Bienvenidos! Soy Anna Cabré

una científica trabajado en interacciones del clima y
en predicciones sobre el futuro de nuestra Tierra


"Equipo Homeward Bound #4"

Sobre mí

Nací en Barcelona en 1980. Ahora mismo me defino como oceanógrafa pero de formación multidisciplinaria. Estudié físicas en Barcelona y luego completé un doctorado sobre la estructura a gran escala del Universo en el Instituto de ciencias del Espacio. En 2009, me fui a Philadelphia (EUA) para trabajar en lentes gravitacionales y gravedad modificada en la Universidad de Pennsylvania. Esta experiencia me introdujo en el proceso de 'hacer ciencia' y del mundo de la academia, pero me di cuenta que el universo me queda demasiado lejos, así que lentamente hice la transición hacia el estudio de la Tierra, el clima y los océanos en el Departamento de la Tierra y las Ciencias Ambientales, y mucho más tarde en el Instituto de Ciencias Marinas de vuelta a Barcelona. Mientras tanto, la vida fue pasando. Ahora estoy criando a dos personitas, vivo entre Barcelona y Alemania, y nado, voy en bicicleta, escribo, toco la flauta y bailo tan a menudo como puedo.

Mi objetivo ahora es explorar fuera del mundo teórico en el que vive mi investigación (dentro del ordenador) y centrarme más en la comunicación política y científica, aunque solo sea para cambiar el mundo un poco con mi pequeño grano de arena. Como primer paso, participo en un programa de liderazgo para mujeres que culmina con una aventura a la Antártida.

Llévame a la Antártida!

Biografía resumida

  • Investigadora asociada en el Instituto de Ciencias del Mar (Barcelona) y la Universidad de Pensilvania (Filadelfia) (julio de 2018-ahora)
  • Postdoc 'Beatriu de Pinós' (cofinanciado con acciones Marie S Curie) en el Instituto de Ciencias del Mar (Barcelona) (2016-2018) con J.L. Pelegri
  • Investigadora postdoctoral en el Departamento de Ciencias de la Tierra y del Medio Ambiente en UPenn (2012-2015), con Irina Marinov
  • Investigadora postdoctoral en el Departamento de Física en UPenn (2009-2012), con Bhuvnesh Jain
  • Tesis doctoral en el Instituto de Ciencias del Espacio (Barcelona) sobre cosmología (2004-2008)(Descargar tesis), con E.Gaztañaga
  • Grado en Física en la Universidad de Barcelona (1998-2003)
Descargar CV

Programa Homeward Bound a la Antártida

Fui seleccionada para participar en un programa de un año de duración para mejorar el liderazgo en mujeres científicas con el objetivo de participar en decisiones políticas sobre el cambio climático. Este programa culmina con un crucero de 3 semanas a la Antártida con conferencias a bordo.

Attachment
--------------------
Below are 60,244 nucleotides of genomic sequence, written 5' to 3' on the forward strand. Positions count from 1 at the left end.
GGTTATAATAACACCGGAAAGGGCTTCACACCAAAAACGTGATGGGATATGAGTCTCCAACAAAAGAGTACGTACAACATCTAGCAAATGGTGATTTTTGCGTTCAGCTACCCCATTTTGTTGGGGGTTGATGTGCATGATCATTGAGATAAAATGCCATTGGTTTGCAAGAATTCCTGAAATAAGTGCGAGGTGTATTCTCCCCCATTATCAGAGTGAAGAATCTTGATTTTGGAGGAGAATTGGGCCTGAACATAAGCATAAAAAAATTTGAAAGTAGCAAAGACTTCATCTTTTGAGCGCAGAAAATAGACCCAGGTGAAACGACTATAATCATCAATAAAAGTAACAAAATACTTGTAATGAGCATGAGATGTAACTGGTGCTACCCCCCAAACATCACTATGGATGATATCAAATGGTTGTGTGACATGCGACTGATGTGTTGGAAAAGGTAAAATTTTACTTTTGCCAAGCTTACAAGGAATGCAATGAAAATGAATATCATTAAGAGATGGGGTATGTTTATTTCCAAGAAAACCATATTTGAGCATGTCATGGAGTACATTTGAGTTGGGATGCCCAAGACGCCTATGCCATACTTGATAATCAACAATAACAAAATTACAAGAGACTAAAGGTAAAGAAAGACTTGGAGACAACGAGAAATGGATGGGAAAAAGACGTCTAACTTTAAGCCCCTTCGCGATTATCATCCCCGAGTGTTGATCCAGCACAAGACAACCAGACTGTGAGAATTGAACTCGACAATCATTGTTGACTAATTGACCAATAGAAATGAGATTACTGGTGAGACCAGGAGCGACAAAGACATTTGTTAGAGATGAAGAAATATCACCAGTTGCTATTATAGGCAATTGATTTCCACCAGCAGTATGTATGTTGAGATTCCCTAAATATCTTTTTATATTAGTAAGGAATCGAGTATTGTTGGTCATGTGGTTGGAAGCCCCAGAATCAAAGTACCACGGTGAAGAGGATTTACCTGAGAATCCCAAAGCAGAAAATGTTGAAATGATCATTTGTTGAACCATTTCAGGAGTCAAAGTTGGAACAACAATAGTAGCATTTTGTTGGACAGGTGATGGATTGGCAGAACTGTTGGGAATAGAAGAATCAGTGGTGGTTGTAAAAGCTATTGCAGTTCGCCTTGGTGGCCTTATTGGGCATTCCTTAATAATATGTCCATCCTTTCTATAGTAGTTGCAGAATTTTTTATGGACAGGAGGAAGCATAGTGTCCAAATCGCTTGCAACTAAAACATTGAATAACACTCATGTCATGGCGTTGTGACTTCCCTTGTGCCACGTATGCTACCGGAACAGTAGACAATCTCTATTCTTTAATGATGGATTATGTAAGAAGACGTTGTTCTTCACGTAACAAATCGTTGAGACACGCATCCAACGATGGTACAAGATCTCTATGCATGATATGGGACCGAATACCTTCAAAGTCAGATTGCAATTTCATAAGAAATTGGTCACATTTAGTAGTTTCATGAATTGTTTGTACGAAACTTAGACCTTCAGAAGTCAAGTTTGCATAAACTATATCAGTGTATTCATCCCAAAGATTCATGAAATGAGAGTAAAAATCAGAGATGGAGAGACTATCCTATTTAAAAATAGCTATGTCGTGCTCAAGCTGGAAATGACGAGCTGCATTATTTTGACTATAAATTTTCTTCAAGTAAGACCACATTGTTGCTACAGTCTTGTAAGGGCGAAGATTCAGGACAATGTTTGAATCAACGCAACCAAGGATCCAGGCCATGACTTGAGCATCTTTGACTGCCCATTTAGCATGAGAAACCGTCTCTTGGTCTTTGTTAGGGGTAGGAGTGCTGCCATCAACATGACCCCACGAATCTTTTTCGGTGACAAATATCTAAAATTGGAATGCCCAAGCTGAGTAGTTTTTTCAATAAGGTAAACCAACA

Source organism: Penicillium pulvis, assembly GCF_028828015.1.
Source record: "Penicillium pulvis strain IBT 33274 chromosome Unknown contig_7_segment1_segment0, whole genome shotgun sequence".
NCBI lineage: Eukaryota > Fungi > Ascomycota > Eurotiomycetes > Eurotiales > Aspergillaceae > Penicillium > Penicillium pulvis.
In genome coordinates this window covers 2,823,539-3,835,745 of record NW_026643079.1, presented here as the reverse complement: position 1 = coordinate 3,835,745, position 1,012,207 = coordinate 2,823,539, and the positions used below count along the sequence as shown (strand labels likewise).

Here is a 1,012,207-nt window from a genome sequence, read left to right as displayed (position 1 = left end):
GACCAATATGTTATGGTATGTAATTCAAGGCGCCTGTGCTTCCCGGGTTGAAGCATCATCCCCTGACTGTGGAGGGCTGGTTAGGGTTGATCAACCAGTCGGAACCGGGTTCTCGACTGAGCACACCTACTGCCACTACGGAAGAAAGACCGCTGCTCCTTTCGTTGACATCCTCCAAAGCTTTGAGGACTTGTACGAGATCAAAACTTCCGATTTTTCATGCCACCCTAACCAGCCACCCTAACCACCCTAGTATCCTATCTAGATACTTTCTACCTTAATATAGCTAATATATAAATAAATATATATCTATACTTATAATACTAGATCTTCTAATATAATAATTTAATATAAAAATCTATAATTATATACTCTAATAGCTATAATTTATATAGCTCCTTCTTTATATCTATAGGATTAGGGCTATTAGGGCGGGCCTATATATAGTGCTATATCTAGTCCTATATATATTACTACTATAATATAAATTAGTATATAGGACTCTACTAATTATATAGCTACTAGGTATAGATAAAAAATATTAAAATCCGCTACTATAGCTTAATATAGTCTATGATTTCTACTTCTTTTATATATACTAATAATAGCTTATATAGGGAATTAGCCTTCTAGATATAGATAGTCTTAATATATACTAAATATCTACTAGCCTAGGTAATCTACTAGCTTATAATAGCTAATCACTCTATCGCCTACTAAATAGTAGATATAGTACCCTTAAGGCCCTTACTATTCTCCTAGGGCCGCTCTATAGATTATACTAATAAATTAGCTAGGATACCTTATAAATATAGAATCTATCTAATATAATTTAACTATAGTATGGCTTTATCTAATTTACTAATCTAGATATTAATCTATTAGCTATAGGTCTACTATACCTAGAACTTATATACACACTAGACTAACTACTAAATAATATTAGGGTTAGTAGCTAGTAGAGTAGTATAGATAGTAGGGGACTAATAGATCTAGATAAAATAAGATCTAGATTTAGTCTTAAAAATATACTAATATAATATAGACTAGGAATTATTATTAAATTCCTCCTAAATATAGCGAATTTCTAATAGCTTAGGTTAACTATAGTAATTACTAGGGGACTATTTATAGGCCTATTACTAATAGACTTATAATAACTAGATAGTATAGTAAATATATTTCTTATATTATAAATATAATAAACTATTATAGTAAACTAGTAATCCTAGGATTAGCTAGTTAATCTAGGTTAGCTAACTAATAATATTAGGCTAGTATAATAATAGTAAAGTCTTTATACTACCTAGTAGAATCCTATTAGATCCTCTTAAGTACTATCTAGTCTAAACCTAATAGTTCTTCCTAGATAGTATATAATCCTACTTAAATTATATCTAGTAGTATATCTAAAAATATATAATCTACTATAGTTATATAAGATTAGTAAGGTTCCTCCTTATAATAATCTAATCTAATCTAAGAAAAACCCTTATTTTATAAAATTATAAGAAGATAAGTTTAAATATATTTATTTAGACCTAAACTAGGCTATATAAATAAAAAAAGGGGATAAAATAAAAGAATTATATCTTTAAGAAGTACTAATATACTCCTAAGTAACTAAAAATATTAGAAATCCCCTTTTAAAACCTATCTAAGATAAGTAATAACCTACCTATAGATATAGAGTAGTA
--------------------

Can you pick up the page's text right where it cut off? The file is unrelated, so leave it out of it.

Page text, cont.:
"HB es una iniciativa global de liderazgo que tiene como objetivo conectar y capacitar a 1000 mujeres científicas durante los próximos 10 años. El programa les proporcionará el liderazgo y capacidades estratégicas y de comunicación necesarios para ayudar a promover a las mujeres en puestos de toma de decisiones afectando la política en torno a la sostenibilidad de nuestro planeta ".

¿Por qué en Antártida?

La Antártida sigue siendo el único continente sin ciudadanos permanentes en ella. Sin embargo, algunas partes ya han notado las consecuencias del carbono emitido por humanos. ( Ver). La Antártida es naturaleza pura en su forma más brutal. Estar allí con mujeres de mentalidad similar proporcionará un entorno ideal para la colaboración, el aprendizaje y una historia que contar, esencial para inspirar el cambio necesario.

¿Por qué ahora?

¿Si no es ahora, cuando? El cambio climático ya está ocurriendo y las consecuencias son notables en muchas partes del mundo, con los peores resultados en los países más desfavorecidos. Como científico del clima, creo que no tengo excusa para no intentarlo. Creo que es posible un mundo mejor y espero hacer una contribución. Para un estudio extenso (y muy cuidadosamente revisado) sobre los efectos del cambio climático, vea el IPCC report.

¿Por qué yo?

Los científicos a menudo nos centramos tanto en nuestra investigación y la necesidad de solicitar fondos constantemente (buscar empleos,moverse) que a menudo olvidamos lo importante que es comunicar la ciencia. ¿Cómo son nuestros conocimientos y habilidades valiosos para la sociedad y para el futuro de la Tierra si no los compartimos? Yo tengo la motivación y la perseverancia para llevar mi conocimiento a un nivel superior, pero ciertamente podría usar clases de liderazgo.

¿Por qué mujeres?